Description and Characteristics
Baino, known by a number of names including Sacred Lotus, or simply Lotus, is an aquatic herb with creeping rootstock that persists for many growing seasons. Its large, rounded or shield-shaped leaves raised above the water, grow up to 90 centimeters wide, and have a stalk attached at a point on the underside of each leaf. One of lotus’ main features is its attractive flower in colors of pink, red, or white, standing out of the water through a stalk, and developing up to 25 centimeters in diameter. Stalks of flowers and leaves grow up to 1.5 meters in length or more. Each flower has about 20 pink petals measuring up to 15 centimeters per petal. Located at the center of a flower is an inverted cone-like structure with ovules on top of it. These ovules later on develop into seeds. The pleasant fragrant of the flower attracts insects and beetles which help in its pollination. Given a favorable environment, lotus seeds may remain viable for many years. So far, the oldest recorded lotus germination is from that of seeds 1,300 years old discovered in a dry lakebed in northeastern China.
Location and Sources
It is abundant in marshes and shallow lakes and favors rich loam soils with water temperatures of 23 – 27°c and requires a five month growing season. Based on studies, lotus plants are resentful of root disturbance and should be planted into their permanent positions as soon as possible.
Lotus is native to many Asian countries including China, Thailand, Vietnam, India, and Philippines (from northern Luzon to Mindanao). Lotus is mainly regarded as a food and as a plant with religious value, hence it’s cultivation in many local communities. But just in recent years, Vietnam was put into limelight because of its rare and highly sought-after thread derived from lotus plants which was made popular in a village on the outskirts of Hanoi. Lotus has also become one of the leading inspirations in many designs and artistic concepts of products even during the ancient times in the countries of Thailand, India, and Vietnam. Some of the picturesque lotus plantations are also located in these countries. In northern Vietnam, communes like Chuyen Ngoai, Moc Nam, and Moc Bac grow lotus on close to 30 hectares. The white and pink lotuses are national flowers of India and Vietnam, respectively.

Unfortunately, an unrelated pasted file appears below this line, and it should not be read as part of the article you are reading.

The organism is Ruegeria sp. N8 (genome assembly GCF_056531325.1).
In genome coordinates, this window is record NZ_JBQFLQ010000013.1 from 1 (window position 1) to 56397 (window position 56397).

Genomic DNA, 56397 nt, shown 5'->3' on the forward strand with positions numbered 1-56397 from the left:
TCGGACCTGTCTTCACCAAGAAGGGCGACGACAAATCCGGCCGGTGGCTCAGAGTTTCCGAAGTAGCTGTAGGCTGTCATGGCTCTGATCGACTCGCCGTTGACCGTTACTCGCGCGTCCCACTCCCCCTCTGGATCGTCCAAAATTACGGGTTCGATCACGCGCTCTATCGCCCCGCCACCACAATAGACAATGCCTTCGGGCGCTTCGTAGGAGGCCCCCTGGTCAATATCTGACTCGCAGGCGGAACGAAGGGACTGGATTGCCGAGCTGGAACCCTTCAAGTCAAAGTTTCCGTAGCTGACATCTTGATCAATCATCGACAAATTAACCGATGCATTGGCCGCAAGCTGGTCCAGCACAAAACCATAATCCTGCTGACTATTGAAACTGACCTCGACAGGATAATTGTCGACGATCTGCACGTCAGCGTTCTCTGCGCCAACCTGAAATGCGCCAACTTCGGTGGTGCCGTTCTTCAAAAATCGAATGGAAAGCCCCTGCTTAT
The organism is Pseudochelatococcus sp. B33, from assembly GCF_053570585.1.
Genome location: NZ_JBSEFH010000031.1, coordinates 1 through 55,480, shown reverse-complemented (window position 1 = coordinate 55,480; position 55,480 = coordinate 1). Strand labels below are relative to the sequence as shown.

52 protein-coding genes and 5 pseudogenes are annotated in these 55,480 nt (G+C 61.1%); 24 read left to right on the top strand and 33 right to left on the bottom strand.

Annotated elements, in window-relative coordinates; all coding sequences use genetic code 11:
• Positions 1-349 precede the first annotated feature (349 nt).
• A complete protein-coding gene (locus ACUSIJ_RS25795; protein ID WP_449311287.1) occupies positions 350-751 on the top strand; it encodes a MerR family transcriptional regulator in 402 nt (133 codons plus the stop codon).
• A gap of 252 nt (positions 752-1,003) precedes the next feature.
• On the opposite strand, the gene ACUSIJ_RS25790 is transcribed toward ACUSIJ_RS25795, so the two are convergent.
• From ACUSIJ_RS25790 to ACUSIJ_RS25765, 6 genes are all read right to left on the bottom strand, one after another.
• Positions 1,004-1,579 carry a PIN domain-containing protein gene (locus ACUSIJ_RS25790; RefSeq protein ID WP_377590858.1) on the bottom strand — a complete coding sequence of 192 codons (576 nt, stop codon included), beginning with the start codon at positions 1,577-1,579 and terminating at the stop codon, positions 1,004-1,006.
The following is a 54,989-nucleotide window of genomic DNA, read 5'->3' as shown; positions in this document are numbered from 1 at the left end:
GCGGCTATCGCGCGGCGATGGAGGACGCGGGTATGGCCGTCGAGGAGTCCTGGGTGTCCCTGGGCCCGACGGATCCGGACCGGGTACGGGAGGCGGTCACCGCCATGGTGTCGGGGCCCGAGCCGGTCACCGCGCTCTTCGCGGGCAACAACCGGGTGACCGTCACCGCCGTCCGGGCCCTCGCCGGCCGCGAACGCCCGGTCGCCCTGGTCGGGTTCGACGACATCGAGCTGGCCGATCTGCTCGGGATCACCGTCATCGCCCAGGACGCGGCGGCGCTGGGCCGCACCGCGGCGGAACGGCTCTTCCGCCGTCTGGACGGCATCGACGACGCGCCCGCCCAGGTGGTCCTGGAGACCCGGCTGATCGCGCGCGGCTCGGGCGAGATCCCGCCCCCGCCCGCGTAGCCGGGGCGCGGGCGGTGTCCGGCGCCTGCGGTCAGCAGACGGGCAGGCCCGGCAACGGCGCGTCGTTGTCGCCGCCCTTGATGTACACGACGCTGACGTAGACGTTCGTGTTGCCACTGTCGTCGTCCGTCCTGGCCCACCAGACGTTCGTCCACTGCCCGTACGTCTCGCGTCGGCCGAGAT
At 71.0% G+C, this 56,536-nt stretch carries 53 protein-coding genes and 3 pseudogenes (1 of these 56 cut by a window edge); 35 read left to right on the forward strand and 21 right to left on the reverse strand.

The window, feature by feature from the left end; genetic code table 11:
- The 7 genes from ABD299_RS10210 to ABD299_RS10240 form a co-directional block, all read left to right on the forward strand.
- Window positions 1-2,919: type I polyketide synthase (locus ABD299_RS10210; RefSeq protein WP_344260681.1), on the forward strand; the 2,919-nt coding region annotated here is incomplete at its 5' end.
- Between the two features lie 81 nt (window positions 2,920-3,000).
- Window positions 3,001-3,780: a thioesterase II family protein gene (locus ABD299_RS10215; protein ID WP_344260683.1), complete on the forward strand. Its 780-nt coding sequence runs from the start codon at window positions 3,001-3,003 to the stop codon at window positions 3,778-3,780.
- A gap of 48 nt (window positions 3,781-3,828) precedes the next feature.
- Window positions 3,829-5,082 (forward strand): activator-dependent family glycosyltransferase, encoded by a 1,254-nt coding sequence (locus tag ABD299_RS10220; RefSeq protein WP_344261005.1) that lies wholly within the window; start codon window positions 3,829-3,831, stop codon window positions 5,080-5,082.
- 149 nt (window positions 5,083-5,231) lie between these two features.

Application and Product Output
All parts of lotus plants can be utilized and have its various applications whether in the field of medicine, cosmetics, culinary, rituals and traditions, arts, and crafts. Its medicinal application is evident even in ancient times as this helped people with tissue inflammation, fever, diarrhea, skin disease, and other illnesses. Thus, it is considered as one of the most sacred plants in Asia and is being used in rituals and ceremonies even up to these days. Different parts of lotus have different medicinal benefits, to name a few: (1) Flowers: used in diarrhea, cholera, liver complaints, fevers, as astringent, and a syrup made from the flowers is used in coughs, to check hemorrhages in bleeding piles, menorrhagia, and dysentery (2) Leaves: applied to the body to relieve fever, soreness, inflammation, and skin diseases (3) Seeds: used in leprosy, skin diseases, dysentery and as diuretic (4) Roots: used as rejuvenating tonic, astringent, and for piles. Through time, people established these medicinal properties of lotus and some manufacturers were able to produce various promising products including those in cosmetics such as lotions, ointments, haircare, skincare, makeup, and beauty products.